Canadian University Press
Vancouver (CUP) — Fifteen free university textbooks have been put online by the B.C. government—but so far, only a handful of classes are using them.
The “open textbook” project, announced by the Ministry of Advanced Education in 2012, aims to make free, non-copyright-restricted online textbooks available for the 40 most popular post-secondary courses in the province. They’ve budgeted $1 million for the plan. The 15 books, put online on September 3, were previously available for free elsewhere on the Internet, but now they’ve been reviewed for quality by B.C. professors.
“Because reviews of the open textbooks were not due until September 3, there was not enough time for most instructors to incorporate open textbooks for this semester’s courses,” wrote ministry spokesperson Dan Gilmore in a statement.
“Nevertheless, we know that some instructors involved in the reviews are using the open textbooks for their courses this semester—including the physics textbook at Kwantlen Polytechnic University and Langara College, as well as the Marketing textbook at Northwest Community College, and Collaborative Stats at the Justice Institute.”
According to Gilmore, there probably won’t be existing textbooks available for all 40 target courses—which include first- and second-year level courses in subjects from biology to visual arts. To fill in the gaps, new textbooks will be commissioned from B.C. post-secondary faculty.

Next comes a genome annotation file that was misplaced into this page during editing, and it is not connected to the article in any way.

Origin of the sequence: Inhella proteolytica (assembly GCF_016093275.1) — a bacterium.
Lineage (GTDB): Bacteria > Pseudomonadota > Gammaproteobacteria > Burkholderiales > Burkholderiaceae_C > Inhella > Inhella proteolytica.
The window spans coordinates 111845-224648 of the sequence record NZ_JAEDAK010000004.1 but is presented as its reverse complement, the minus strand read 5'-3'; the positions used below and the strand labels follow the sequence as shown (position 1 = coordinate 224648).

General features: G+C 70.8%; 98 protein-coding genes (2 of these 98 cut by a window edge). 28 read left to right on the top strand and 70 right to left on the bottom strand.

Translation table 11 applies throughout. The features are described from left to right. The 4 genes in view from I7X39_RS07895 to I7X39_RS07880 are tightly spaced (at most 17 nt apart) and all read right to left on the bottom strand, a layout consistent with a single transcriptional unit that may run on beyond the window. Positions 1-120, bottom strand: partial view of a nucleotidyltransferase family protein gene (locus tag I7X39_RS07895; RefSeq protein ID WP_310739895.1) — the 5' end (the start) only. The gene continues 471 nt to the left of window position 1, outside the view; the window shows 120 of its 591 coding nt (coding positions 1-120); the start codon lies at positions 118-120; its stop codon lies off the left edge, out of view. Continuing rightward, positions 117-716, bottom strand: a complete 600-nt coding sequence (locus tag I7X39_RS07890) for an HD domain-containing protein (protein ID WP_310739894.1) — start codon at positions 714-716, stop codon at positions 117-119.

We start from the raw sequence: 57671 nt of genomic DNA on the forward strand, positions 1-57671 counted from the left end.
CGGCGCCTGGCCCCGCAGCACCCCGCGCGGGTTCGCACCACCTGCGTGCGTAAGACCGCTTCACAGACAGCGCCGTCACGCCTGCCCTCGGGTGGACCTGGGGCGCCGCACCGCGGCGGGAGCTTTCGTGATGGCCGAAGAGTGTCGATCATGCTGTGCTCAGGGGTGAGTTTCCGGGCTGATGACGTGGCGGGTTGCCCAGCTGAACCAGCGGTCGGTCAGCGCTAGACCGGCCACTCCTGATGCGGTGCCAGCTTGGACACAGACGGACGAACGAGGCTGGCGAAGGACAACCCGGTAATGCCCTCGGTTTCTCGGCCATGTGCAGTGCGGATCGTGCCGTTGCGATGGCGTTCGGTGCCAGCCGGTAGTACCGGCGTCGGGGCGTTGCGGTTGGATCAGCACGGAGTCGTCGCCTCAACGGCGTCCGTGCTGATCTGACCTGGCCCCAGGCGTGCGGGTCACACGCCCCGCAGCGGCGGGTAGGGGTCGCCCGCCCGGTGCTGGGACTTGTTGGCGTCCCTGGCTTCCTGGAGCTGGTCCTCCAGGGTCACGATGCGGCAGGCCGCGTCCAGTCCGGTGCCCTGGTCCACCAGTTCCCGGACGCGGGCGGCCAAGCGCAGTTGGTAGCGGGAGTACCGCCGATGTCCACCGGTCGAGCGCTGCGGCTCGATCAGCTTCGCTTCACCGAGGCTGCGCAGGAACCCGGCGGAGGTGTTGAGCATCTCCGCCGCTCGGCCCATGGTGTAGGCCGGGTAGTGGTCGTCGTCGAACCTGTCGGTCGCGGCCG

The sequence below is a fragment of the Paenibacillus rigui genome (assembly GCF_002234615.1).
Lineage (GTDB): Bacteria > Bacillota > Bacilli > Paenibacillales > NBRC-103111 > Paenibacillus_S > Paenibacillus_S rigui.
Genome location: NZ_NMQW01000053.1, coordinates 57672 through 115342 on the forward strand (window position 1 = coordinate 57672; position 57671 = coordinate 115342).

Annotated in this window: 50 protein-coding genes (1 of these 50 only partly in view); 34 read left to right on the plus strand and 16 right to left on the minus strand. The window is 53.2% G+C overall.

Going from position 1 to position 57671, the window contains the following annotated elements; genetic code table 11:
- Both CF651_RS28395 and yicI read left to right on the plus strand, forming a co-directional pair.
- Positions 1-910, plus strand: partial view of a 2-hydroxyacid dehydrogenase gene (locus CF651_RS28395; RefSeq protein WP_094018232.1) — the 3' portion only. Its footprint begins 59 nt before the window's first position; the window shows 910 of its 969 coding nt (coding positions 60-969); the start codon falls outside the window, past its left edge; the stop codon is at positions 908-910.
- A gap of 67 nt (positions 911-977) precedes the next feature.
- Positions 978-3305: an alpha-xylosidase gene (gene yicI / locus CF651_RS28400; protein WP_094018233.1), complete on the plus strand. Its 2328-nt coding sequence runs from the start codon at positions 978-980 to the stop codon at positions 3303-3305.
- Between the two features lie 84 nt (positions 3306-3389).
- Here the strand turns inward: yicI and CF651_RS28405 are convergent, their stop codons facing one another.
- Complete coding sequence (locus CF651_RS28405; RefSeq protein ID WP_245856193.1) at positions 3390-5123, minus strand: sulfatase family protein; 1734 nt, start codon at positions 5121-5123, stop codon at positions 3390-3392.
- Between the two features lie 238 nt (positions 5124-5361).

Similar projects are underway in California and Washington state as well.
The ministry is optimistic about the project, though it has its critics—Todd Pettigrew, an English professor at Cape Breton University, wrote a Maclean’s On Campus column denouncing the idea of government-commissioned textbooks to be written “by committee.”
A representative from BCCampus, the nonprofit organization charged with running the project, fired back with a reply saying the faculty reviewing the books would ensure their quality.
The ministry and BCCampus aren’t directly involved in trying to get instructors to use the free books, but BCCampus has organized workshops about open textbooks at various schools to try and raise awareness of the project.
They also hope faculty reviewers—who are given a $250 honorarium per review—will spread information about the books at their schools.
At Kwantlen, physics professor Takashi Sato was already considering an open-access physics textbook for use in a first-year class before he learned of the government project.
“I’m very lucky to work in an environment where my department colleagues support each other in trying out new things,” said Sato.
“When I first heard the books are free, I was curious but a little bit skeptical, because I thought anything free can’t be good. [But] I had a look at it, and the quality is up there with anything you’d buy on the market.” He said the previous book his class used cost each student over $180.
Sato said he’s “one of the first” academics he knows of to use an open textbook, but it’s something he’ll recommend to others. “If the other books for other disciplines are like this one, I’d encourage people to check them out,” he said.
The ministry hopes all 40 textbooks will be available online by September 2014.